Theatre games are a great way to break the ice, warm-up the body, and unite a cast. Some games are designed to focus on one specific skill or task, while others are aimed at building community. They are also a great way to “take the temperature” of the room and find out more about the personalities of your group. Who is willing to jump right in? Who hangs back to avoid participating?
Theatre games can also be a great tool for a director or teacher to tailor feedback and future games to actors’ individual needs. The director or teacher doesn’t need to tell the group why they are using a particular game or is goal, but they can be a great way to get your group working together as a team and “speaking the same language.”
Whichever way you use them, they are a staple of every drama class and rehearsal. Here are some warm-ups and theatre games for you to try:
Silent Scream – The goal of this exercise is to try to scream without making any sound. Use your body to physically express the sound and emotion.
Body Check-in – Lay down on the floor and check in with each muscle group. Start with the facial muscles and move down the body and check to make sure there is no tension in any muscle groups.
Aerobic Warm-Up – Walking, Marching, Jumping Jacks. Anything to get the body moving and the blood pumping!
Ha Ha Ha – Stand with your feet shoulder width apart. Place your hand on your belly. Breathe in and feel your stomach expand. Exhale slowly and say, “ha ha ha ha” as you feel your belly contract. Repeat. This will help teach proper diaphragmatic breathing.
Tongue Twisters – Practice a few of these tongue twisters to warm-up your voice and facial muscles. Exaggerate the consonants.
- Red leather, yellow leather
- A proper cup of coffee in a copper coffee pot
- Unique New York, Unique New York, Unique New York
- Mommy made me mash my M&Ms
- Cinnamon aluminum linoleum
Yawn and Sigh – Open your mouth as wide as you can as if to yawn while taking a deep breath. Sigh loudly starting with the highest note you can flowing down to the lowest note you can.
Zoom – The group stands in a circle. One person says “zoom” while they clap and point in one movement (think of sliding one hand across the other) towards another person in the circle. That person needs then needs to say “zoom” and clap and point to the next person. The goal is to “catch” the zoom and keep a measured pace.
Build A Story – This is a great way to encourage listening skills. The group builds a story with each person only contributing one word. Go around a circle until the story is finished.
I’m Going on A Trip – This is a great warm-up for listening and memory. One person starts by saying “I’m going on a trip and I’m going to bring…” and they name something that starts with the letter “A.” The next person says “I’m going on a trip and I’m going to bring…” and they have to mention the item the person(s) before them said and add something that starts with the next letter.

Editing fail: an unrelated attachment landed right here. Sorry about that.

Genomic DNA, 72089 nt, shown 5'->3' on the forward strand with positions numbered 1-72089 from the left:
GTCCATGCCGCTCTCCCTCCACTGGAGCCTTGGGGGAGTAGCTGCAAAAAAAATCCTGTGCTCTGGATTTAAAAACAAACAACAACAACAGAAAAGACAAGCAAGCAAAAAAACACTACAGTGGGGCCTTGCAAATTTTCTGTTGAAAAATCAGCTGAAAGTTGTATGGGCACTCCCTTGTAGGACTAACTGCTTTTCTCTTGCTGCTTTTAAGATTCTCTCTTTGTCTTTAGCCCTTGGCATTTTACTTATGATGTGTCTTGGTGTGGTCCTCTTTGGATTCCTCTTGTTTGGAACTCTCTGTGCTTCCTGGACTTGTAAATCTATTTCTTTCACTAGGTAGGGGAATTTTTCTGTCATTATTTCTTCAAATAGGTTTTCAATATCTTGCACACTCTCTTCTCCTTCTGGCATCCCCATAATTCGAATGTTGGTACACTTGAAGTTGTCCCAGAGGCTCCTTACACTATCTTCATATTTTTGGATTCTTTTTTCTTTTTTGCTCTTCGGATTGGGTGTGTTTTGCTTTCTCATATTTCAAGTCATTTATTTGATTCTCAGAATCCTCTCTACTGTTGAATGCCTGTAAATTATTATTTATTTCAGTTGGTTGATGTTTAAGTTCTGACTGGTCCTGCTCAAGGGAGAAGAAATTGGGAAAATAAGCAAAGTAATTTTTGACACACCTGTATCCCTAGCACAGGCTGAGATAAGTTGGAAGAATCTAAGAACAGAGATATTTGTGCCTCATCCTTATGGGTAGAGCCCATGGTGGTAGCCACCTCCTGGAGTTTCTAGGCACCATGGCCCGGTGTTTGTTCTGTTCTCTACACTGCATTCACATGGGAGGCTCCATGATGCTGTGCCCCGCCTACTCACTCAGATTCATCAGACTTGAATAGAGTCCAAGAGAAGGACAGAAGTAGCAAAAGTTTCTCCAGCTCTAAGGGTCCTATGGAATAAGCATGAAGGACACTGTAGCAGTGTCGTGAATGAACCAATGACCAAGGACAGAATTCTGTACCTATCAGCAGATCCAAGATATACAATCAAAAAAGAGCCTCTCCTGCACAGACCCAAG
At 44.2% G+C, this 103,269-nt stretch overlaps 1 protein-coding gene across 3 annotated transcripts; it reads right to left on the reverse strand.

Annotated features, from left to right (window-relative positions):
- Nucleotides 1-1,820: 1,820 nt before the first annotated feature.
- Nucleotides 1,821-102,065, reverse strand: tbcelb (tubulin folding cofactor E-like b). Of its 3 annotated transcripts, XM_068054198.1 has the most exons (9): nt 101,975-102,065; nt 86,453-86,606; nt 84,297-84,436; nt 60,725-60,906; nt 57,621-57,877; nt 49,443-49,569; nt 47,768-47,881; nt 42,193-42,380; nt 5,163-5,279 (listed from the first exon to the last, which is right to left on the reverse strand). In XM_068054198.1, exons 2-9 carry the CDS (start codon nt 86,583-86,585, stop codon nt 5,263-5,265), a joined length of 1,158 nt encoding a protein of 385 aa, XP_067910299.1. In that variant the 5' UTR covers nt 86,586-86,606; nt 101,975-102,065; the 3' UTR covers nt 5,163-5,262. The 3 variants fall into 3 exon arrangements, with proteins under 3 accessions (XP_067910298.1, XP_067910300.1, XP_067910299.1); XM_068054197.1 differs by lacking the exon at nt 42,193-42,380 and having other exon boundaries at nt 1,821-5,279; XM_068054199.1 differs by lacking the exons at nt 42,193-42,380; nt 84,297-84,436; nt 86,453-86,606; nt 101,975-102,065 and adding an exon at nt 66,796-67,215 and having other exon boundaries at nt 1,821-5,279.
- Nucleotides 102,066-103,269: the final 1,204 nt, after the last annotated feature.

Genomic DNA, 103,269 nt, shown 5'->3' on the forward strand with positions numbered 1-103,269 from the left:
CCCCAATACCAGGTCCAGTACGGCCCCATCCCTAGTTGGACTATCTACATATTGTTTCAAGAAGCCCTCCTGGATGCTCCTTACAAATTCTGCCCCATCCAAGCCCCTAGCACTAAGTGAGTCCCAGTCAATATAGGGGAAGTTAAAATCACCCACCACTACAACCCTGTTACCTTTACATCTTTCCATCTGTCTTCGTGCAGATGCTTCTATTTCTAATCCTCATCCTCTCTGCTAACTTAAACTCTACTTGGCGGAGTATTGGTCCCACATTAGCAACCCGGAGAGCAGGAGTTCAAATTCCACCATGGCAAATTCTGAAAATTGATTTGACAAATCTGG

IMPROVISATIONAL THEATRE GAMES
Theatre games can be used at any time during a theatre class or rehearsal. You can choose one aimed at something specific you plan to work on that day, or just as a way to get your group focused and ready to work. In any case, you don’t need to let your group know the purpose of the game.
Here are a few theatre games for you to try:
Who Started the Motion? – Actors stand in a circle. One actor is sent outside the room. While they are outside, another actor is chosen to lead the motion. When the outside actor returns to the room, it is their job to guess who is the leader. The leader can change the motion whenever they want. The goal is not to get caught. Once the leader is identified, a new person is sent out of the room and a new leader is chosen.
Build a Machine – This is a great game to build teamwork. One person stands up and makes a simple repetitive gesture with a single sound. The next person stands up and adds to the “machine” with a gesture that somehow connects to the first person’s. Continue until the whole group is a part of the machine.
Fill the Space – This game is helpful for special awareness and focus. Have the group all stand and start walking slowly and silently around the space. Encourage them not to walk in straight lines, but rather to weave in and out of each other. Ask them to speed up their walk and change directions. The goal is to keep their pace consistent and be aware of each other so as not to walk into anyone.
Emotional Square – This game aims to get your group to explore how different actions affect character. Divide the room into four quadrants and assign a different action to each location. For example, to inspire, to criticize, to challenge, to frighten. Give each participant a line of dialogue and have them play the action in each quadrant.
Photo Booth – This game is great for getting a group out of their shells and “going big.” One person stands in front of the group and the leader gives them a situation to physicalize in a frozen tableau. For example, “angry customer,” “King giving a proclamation,” “sleepy baby.” The leader takes a “photo” of them in the pose. Encourage actors to use different levels and explore different ways of expressing emotion with their bodies.
Theatre games are a creative way to teach theatre skills and build self-confidence. Be creative and come up with your own games. And most importantly…have fun!
For more tips on vocal warm-ups, check out our post on warming up before singing.
Liked the different theatres games described here.Before our church plays we do vocal warm ups to make sure we will do well vocally on stage.We also practice our dance routines before we start keep routines “fresh” in our brains.